“The pastor of our Next Gen ministry is giving the message today,” my oldest son said enthusiastically last Sunday morning.
I was in the Boston area at my son and daughter-in-law’s vibrant and multi-campus fellowship–one church in four locations. The sermon is preached from the main campus in Lexington and delivered via video feed to each location.
When the screen came down and the pastor appeared, I was astonished. I had anticipated the Next Gen pastor to be a young hipster in skinny jeans and a soul patch, some cool guy expressly hired to reach Millennials.
Yet the pastor who delivered the message was a warm, wise, older woman my son referred to as “Dr. Ruthie,” whose brilliant sermon included illustrations about her grandchildren.
In the second chapter of Titus, the apostle Paul specifically instructs the older women to instruct the younger. How encouraging to see a church take this literally by bringing an experienced woman on staff to serve as a spiritual mom to the younger generation.
My mind flashed back to the message that my own pastor at First Baptist delivered the week prior, “There Are More Ways than One to Be a Mom,” reminding us as a congregation of the importance of spiritual motherhood.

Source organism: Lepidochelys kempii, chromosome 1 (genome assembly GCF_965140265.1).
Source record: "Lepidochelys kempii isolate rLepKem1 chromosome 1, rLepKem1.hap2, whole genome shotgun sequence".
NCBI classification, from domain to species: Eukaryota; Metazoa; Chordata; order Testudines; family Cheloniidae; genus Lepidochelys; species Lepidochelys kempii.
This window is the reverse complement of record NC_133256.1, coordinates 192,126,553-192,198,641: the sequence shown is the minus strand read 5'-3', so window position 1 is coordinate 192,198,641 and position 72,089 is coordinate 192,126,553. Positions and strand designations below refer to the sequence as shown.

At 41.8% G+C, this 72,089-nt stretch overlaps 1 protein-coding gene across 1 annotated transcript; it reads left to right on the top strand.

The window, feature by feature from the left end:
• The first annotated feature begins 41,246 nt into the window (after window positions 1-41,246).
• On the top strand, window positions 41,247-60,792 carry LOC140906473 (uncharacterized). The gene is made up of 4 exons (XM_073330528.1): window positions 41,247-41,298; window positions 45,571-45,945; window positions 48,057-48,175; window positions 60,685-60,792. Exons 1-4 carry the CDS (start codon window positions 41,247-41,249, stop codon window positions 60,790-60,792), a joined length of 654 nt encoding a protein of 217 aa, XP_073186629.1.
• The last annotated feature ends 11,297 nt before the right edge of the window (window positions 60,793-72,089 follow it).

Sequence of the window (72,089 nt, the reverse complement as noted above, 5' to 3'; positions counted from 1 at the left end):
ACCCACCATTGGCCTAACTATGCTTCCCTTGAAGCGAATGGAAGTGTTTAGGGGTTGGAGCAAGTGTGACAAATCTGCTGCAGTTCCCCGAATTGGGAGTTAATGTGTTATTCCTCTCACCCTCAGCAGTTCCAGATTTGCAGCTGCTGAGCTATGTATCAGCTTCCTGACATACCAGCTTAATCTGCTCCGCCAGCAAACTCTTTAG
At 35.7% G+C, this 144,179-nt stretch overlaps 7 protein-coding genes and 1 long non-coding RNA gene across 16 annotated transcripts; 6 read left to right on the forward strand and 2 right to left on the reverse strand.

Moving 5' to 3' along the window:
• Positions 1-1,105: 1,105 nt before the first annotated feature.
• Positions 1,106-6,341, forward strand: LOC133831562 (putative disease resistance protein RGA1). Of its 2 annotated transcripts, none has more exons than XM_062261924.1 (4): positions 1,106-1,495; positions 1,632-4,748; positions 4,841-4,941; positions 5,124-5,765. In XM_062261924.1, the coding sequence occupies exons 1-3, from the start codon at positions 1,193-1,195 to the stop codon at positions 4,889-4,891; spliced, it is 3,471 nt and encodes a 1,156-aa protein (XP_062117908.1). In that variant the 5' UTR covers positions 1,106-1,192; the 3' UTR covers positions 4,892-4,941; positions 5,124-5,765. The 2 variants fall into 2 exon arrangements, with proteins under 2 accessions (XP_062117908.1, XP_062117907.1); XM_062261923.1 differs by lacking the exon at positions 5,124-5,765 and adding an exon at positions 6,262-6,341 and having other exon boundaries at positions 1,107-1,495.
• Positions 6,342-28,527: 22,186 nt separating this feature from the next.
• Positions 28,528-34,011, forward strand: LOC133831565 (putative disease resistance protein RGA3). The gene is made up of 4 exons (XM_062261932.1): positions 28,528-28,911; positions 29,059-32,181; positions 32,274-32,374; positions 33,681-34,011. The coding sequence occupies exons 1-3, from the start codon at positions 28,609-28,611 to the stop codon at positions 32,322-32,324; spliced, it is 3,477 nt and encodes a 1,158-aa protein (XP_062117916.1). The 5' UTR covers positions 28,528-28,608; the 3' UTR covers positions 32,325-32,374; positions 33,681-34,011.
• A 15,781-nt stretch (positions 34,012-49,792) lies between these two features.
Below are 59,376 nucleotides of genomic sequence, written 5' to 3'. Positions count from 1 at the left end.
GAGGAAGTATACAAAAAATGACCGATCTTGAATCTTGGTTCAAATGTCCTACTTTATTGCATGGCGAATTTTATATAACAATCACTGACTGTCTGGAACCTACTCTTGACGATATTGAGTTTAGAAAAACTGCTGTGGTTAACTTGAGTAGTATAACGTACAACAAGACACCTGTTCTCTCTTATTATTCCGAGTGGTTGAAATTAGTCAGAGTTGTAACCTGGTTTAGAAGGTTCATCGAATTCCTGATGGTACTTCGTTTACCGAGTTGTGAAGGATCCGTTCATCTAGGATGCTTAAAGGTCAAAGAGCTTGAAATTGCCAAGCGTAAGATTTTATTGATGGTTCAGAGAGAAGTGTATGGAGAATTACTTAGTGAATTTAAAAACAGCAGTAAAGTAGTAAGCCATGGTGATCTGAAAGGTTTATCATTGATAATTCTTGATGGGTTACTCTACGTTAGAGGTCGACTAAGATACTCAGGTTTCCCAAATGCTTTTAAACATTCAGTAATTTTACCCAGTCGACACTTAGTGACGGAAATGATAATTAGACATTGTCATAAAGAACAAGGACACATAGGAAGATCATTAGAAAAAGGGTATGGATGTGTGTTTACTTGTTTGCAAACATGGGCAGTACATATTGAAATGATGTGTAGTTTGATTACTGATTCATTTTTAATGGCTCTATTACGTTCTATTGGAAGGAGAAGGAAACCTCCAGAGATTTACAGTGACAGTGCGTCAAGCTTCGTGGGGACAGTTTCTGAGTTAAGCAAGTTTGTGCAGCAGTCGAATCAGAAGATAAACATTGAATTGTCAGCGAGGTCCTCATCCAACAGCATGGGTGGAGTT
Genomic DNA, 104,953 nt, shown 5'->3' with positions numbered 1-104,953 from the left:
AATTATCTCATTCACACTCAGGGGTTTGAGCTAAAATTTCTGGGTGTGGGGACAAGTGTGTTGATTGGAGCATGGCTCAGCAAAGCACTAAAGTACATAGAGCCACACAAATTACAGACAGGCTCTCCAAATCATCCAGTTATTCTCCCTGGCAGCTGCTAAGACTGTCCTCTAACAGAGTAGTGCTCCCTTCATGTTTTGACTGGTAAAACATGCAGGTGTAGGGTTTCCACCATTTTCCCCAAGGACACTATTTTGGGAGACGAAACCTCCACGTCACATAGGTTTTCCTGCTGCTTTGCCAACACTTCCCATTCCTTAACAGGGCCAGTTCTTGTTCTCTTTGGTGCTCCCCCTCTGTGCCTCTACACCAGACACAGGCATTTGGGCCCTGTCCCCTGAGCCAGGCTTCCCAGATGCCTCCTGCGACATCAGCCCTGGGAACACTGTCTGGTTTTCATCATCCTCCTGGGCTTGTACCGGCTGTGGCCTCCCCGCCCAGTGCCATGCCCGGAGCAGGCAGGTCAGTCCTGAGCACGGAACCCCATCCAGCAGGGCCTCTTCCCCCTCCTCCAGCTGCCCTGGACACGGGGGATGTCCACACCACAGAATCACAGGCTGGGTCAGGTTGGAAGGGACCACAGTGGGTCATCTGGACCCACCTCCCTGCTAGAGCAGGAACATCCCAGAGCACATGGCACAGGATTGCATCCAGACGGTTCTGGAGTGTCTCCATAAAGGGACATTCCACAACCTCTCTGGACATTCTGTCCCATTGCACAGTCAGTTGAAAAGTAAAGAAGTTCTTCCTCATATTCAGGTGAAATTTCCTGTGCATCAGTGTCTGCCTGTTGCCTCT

Just the week prior to that, our speaker at the May Garden Tea implored us to explore ways that each of us can become a woman of influence, building into the lives of those younger in the faith.
When the Holy Spirit speaks to me three times in a row, I pay attention. It’s time to step up and come alongside those younger in the faith.
This coming year, I am praying that God will bring me a micro-group of two or three younger women who are serious about spiritual and personal growth and would like an older woman to come alongside.
I, and another leader, will be meeting several times this summer with 8-10 women who have already expressed interest in exploring mentoring, using the The Gentle Art of Discipling Women as our guide.
What will these groups or individual relationships look like? Nothing prescribed.
Spiritual moms do not set themselves up as role models (who needs that pressure?). They are not counselors (others have that expertise).
They clearly do not have all the answers (although they know where to go to explore hard questions).
Instead, faith parents purpose to live life with Jesus at the center. They know what it means to live generously. They choose to accept the challenge of impacting the world through investing spiritually in another person.
Are you willing to come alongside a younger woman this year? Or have you been praying for a spiritual mom who is willing to invest in your life? Reach out and let someone know.
This article was written by Maggie Rowe. She is a speaker, writer, bible teacher, and dramatist. It was originally posted on The Disciple-Maker Blog. Read more HERE.